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The World's Longest-running Musical, The Fantasticks, is on Stage at the Great Lakes Theater 

Fun Fact: Originally The Fantasticks, that quintessential musical about love and romance, was going to be performed on horseback. When Tom Jones (book and lyrics) and Harvey Schmidt (music) first conceived of writing a contemporary version of Les Romanesques by Edmond Rostand, itself a spoof of Romeo and Juliet, the two Texans were going to set it on a couple adjoining ranches and title it Joy Comes to Deadhorse. In addition, they wanted to perform it with real horses on stage. They soon came to their senses, which is a good thing for us and for the crew that would have had to clean up after every show.

That production opened minus any equine performers in 1959 and almost closed the first night. But then it ran for 42 years in the small, off-Broadway Sullivan Street Theatre in New York City, and it's still going strong to this day. In this staging directed by Victoria Bussert at the Great Lakes Theater, the humor leads the way, thanks to a couple delightful acting turns. And the music, of course, is exceptional as always. But this production doesn't display some of the intimacy and magic that can make The Fantasticks truly live up to its name.

It hardly seems necessary to review the story here, since this musical has been produced by nearly every theater company known to man, from high schools on up, over the past half century. Suffice to say that two fathers on adjoining properties want to marry off their kids to each other. But being aware that kids do the opposite of what their parents say, the dads pretend to try and keep 16-year-old Luisa and 20-year-old Matt apart, thereby ensuring their attraction to each other.

The durable yarn is narrated by El Gallo, a sultry and mysterious man who sets the theme in one of the best opening numbers in the history of musical theater: "Try to Remember." For Jones and Schmidt, who had written many songs together in their student days at the University of Texas and then in the Army, "Try to Remember" was the first time they had written a song by starting with the music first. And the blending of that lovely melody with insightful lyrics has made it an iconic part of American musical history.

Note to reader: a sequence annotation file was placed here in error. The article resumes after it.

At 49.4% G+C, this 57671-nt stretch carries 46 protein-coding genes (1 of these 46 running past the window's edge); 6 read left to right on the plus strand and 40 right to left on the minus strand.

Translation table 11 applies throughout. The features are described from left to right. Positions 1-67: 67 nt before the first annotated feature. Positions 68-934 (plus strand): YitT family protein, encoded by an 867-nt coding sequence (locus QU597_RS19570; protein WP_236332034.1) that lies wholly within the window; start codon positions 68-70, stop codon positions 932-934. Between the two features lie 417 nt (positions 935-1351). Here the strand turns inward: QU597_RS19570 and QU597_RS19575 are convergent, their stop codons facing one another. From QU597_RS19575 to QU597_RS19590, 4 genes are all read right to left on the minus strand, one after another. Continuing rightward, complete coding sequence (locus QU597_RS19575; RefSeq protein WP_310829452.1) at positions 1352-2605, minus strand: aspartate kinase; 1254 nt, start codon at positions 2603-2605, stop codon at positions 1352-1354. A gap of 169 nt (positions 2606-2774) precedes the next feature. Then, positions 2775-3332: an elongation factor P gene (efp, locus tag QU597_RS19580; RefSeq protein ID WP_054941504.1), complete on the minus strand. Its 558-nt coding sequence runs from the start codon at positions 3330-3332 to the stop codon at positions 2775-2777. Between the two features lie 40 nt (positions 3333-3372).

Indeed, there are several enduring tunes in this show, such as "Much More" and "Soon It's Gonna Rain," during a first act that is immersed in romance and moonlight. After all that lovey stuff, we are plunged into an Act 2 rife with romantic perils exposed by the light of day.

Playing the two lovers are Clare Howes Eisentrout as Luisa and Pedar Benson Bate as Matt, and they are fine individually in their songs and quite cute playing off each other. Eisentrout writhes with adolescent lust when Matt croons about her endearingly in "Metaphor" ("You are heat!" "You are love!"), indicating the direction their passion might take. However, the two dads played by Lynn Robert Berg and Justin Ness don't always find the right comic blend for their characters, and their dance moves seem a bit too studied.

In the key role of El Gallo, Michael Padgett has the hot look and sinuous moves down pat. But his singing voice lacks the power in the lower registers to genuinely stir the soul. At times he almost disappears vocally, particularly during "I Can See It," at the beginning of Act 2 when El Gallo is supposedly introducing naïve Matt into the harsh reality of the world. No wonder Matt didn't get the message.

Speaking of perils, the Hanna Theatre venue seems too large for this intimate show, even though the Hanna is actually quite cozy. This small show with no frills is placed in front of a three-story-high, largely unused metal structure that soars above the actors. There's probably no way around this, since making the stage area lower and smaller would look out of balance. But it still doesn't work ideally for this show.

Also, the costuming concept by Bussert and/or costume designer Esther M. Haberlen seems off-center. The Fantasticks is intended to be a highly theatrical presentation of reality. But instead of that, we have the fathers decked out like two guys shopping at the Home Depot, and El Gallo looking like a dude hanging out at the bar at Lago in a snug leather jacket with a hip red plaid shirt tied around his waist.

Of course, we do get some theatricality in the persons of Henry and Mortimer, two down-on-their-luck actors who are employed by El Gallo to help fool the kids into falling in love. Aled Davies and Jeffrey C. Hawkins camp it up outrageously in their respective roles, and thank god for that.

All in all, The Fantasticks is a wonderful play, and any chance to see it is a treat. Even with some glitches.The Fantasticks

Through May 29 at the great lakes theater

2067 East 14th St., 216-241-6000, greatlakestheater.org

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